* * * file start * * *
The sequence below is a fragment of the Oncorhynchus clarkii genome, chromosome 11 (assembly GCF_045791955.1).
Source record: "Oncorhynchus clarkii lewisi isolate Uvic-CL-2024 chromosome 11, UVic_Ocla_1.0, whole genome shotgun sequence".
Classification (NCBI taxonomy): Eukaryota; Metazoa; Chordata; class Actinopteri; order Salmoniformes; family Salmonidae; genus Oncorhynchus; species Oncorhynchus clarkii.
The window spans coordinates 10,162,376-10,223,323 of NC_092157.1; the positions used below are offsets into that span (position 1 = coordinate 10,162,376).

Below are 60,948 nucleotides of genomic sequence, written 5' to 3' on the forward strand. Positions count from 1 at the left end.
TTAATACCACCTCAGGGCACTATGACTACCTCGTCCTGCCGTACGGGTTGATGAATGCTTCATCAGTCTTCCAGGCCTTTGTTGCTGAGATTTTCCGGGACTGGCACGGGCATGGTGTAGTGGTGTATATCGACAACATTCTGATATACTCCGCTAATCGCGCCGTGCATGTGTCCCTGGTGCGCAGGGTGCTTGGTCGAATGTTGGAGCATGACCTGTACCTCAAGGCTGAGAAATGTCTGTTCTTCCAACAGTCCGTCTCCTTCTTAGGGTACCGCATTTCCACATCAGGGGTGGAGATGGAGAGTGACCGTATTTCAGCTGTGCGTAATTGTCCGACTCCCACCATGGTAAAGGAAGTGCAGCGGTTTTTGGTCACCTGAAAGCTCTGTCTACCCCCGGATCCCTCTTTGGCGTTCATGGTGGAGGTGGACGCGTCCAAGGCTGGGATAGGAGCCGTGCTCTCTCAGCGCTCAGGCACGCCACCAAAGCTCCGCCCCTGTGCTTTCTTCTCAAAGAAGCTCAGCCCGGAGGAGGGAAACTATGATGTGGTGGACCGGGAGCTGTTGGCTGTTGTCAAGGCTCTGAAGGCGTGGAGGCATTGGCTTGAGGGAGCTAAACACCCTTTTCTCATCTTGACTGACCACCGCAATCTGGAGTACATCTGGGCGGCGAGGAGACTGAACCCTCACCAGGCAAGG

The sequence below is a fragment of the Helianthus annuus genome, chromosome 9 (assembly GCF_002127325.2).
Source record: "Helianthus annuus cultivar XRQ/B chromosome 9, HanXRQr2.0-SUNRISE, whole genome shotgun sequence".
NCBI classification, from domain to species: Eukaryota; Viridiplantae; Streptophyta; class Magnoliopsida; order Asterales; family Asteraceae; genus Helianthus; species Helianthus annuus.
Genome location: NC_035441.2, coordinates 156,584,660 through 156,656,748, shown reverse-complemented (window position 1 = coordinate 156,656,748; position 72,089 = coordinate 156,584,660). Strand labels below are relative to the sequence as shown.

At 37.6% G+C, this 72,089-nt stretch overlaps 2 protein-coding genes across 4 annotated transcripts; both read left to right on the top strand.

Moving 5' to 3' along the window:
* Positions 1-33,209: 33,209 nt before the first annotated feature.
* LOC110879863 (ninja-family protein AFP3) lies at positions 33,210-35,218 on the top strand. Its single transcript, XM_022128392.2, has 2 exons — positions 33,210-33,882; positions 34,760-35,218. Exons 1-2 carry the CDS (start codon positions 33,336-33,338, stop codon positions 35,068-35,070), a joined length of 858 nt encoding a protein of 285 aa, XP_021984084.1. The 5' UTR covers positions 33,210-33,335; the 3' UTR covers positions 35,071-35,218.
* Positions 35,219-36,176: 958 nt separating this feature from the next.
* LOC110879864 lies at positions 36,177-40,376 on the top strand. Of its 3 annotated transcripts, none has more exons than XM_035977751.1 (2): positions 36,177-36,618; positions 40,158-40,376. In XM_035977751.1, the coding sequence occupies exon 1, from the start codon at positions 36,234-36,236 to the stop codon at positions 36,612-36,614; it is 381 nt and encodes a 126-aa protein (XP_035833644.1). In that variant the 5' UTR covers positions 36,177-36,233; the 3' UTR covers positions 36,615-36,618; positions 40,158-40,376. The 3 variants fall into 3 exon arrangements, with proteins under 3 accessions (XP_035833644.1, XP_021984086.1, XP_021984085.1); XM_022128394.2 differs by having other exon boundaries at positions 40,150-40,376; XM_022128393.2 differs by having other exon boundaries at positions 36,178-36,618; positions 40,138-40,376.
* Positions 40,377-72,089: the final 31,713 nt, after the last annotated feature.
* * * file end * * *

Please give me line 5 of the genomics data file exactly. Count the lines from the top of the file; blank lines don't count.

Below are 60,948 nucleotides of genomic sequence, written 5' to 3' on the forward strand. Positions count from 1 at the left end.